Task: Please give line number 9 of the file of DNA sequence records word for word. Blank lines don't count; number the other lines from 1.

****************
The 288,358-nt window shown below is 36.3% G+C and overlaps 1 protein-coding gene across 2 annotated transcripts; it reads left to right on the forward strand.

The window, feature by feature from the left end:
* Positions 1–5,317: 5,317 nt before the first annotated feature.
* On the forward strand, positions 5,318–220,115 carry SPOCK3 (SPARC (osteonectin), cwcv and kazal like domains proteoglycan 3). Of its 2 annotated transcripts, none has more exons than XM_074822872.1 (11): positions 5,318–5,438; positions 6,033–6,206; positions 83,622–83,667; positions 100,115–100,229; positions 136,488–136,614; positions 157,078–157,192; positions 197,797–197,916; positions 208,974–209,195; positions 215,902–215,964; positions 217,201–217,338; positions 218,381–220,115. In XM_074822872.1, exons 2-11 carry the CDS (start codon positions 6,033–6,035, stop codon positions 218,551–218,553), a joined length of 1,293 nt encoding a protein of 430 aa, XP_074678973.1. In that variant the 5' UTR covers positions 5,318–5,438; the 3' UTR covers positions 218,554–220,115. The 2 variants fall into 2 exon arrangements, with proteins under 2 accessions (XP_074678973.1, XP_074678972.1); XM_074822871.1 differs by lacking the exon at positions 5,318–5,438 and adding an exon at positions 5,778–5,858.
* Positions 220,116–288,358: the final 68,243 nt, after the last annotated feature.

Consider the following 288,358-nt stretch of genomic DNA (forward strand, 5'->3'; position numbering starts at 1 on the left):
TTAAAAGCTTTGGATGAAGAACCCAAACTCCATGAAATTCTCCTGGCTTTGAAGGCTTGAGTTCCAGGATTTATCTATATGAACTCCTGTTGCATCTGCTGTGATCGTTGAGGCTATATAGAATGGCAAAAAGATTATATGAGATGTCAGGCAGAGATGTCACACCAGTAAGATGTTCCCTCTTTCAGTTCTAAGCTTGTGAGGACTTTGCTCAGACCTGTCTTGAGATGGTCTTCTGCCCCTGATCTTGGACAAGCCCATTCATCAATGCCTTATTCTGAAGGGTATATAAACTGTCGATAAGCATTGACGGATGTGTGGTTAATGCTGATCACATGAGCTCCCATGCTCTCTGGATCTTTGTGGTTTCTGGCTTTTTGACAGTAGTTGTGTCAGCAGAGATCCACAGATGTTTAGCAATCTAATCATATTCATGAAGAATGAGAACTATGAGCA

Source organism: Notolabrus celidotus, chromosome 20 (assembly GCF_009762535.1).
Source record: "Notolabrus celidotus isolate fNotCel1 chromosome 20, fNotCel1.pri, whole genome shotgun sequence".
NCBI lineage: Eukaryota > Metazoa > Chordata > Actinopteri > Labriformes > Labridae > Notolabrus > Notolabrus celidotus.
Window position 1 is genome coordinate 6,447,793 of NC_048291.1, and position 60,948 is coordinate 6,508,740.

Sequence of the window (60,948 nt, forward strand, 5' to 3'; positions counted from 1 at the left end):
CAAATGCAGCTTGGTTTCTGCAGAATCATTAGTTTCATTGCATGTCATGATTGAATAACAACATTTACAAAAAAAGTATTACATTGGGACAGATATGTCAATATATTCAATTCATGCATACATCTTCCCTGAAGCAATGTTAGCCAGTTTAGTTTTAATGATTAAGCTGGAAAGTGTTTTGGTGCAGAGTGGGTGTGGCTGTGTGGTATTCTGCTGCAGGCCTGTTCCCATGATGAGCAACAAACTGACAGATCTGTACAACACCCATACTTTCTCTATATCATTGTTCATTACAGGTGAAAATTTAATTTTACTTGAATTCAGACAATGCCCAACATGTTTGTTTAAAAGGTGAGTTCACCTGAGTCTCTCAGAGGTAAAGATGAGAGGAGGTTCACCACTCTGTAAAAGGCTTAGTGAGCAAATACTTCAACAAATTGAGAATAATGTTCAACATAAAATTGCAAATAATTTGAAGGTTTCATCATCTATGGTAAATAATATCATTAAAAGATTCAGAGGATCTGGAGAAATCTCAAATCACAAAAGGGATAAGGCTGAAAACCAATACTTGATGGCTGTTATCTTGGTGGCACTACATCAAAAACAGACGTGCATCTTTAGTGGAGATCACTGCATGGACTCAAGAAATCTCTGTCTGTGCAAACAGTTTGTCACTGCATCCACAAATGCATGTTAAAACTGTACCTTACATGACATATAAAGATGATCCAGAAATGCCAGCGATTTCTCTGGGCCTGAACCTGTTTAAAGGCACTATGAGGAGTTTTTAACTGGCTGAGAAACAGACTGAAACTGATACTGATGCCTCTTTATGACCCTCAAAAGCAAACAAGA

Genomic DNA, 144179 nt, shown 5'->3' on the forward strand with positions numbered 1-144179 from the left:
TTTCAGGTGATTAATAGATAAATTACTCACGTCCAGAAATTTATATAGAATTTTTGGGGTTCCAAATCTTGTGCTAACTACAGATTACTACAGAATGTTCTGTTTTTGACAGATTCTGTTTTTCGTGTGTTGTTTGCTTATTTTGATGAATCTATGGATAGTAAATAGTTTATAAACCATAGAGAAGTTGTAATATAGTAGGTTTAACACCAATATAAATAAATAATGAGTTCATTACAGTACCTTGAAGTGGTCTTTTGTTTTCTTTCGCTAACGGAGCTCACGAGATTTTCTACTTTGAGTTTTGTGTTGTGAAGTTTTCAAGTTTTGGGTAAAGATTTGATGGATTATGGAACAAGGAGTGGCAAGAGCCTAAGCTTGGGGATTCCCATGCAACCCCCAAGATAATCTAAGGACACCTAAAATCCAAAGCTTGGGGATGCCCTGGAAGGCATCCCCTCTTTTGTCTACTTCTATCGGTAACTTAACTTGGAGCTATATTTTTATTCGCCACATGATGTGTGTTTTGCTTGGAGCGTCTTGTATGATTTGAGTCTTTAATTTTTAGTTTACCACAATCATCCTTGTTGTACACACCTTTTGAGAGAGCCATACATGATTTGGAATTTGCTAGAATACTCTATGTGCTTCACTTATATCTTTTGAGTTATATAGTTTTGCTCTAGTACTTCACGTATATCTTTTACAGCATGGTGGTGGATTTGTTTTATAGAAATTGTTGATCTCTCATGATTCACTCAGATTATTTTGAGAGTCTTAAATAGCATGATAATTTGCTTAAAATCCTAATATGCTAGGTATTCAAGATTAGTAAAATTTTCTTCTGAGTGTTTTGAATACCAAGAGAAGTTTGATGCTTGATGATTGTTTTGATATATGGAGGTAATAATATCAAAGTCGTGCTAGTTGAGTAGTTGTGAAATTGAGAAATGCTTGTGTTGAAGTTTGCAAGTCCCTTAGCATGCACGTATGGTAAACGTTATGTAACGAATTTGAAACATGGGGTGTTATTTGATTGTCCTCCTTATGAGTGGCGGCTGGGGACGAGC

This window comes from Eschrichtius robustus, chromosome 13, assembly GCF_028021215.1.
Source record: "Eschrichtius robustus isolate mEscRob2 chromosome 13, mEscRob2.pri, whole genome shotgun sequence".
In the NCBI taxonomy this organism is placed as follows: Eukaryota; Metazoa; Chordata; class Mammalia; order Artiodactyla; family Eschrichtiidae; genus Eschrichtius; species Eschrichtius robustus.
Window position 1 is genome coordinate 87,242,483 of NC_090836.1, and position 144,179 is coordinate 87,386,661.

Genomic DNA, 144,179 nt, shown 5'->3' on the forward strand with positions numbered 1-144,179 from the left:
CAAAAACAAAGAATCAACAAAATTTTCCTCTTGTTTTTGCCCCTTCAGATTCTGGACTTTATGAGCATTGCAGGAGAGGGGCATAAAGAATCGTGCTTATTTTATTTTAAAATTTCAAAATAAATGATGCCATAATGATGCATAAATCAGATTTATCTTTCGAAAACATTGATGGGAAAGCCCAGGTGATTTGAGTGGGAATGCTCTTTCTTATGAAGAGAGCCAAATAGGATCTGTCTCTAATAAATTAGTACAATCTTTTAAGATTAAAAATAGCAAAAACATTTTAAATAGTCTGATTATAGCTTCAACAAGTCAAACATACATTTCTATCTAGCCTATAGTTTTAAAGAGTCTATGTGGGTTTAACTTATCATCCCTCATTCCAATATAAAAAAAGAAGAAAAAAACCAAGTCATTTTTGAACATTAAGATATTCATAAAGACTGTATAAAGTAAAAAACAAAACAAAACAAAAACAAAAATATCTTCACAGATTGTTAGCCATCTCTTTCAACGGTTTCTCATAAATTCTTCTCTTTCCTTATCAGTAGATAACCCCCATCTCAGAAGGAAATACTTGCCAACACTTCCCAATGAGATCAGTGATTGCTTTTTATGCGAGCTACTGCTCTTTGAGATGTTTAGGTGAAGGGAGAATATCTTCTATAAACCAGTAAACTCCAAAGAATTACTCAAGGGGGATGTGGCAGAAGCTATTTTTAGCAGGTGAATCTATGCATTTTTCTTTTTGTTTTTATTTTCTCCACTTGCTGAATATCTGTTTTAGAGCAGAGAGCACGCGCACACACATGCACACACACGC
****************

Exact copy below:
Source record: "Notolabrus celidotus isolate fNotCel1 chromosome 20, fNotCel1.pri, whole genome shotgun sequence".